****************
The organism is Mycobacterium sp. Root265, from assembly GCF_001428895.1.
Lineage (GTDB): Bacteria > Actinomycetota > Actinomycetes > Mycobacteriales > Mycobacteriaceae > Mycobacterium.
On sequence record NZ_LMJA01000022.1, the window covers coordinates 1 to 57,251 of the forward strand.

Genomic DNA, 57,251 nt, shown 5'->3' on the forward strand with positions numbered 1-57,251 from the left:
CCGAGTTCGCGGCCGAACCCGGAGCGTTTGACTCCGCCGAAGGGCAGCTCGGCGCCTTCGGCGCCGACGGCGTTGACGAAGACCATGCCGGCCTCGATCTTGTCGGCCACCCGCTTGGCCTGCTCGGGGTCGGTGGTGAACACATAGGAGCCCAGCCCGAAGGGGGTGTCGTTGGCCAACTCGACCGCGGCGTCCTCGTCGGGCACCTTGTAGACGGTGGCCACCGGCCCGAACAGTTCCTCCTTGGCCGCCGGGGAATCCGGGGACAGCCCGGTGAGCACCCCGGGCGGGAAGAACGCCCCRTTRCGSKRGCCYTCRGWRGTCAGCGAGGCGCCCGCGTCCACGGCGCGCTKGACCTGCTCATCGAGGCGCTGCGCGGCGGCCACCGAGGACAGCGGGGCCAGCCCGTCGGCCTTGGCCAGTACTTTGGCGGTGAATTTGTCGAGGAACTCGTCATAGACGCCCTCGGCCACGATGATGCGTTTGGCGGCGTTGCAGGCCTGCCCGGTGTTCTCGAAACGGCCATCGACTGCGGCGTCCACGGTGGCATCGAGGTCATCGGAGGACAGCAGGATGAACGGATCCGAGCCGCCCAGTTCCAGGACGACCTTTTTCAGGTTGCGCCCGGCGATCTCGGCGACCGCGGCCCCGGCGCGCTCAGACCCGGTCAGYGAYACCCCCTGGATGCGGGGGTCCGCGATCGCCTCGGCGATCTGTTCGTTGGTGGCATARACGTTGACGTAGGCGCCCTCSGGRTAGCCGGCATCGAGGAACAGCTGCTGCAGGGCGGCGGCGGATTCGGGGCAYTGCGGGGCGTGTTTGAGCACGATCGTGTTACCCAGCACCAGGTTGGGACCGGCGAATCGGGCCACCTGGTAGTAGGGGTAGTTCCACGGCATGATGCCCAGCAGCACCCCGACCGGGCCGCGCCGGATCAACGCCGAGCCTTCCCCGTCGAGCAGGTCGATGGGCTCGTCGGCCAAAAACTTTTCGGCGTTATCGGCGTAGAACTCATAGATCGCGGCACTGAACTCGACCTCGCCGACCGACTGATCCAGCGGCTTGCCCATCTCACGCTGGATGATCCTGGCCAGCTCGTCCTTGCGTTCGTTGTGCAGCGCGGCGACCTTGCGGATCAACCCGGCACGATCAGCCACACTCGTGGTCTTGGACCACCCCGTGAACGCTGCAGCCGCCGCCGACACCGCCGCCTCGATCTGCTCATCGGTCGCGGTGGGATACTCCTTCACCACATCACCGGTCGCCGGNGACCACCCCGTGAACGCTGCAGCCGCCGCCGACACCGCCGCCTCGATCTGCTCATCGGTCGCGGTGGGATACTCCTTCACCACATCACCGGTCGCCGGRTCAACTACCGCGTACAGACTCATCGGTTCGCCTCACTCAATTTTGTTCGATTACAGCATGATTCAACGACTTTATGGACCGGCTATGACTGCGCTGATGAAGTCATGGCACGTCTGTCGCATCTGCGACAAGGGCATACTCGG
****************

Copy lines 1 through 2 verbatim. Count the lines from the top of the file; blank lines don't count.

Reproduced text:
The organism is Mycobacterium sp. Root265, from assembly GCF_001428895.1.
Lineage (GTDB): Bacteria > Actinomycetota > Actinomycetes > Mycobacteriales > Mycobacteriaceae > Mycobacterium.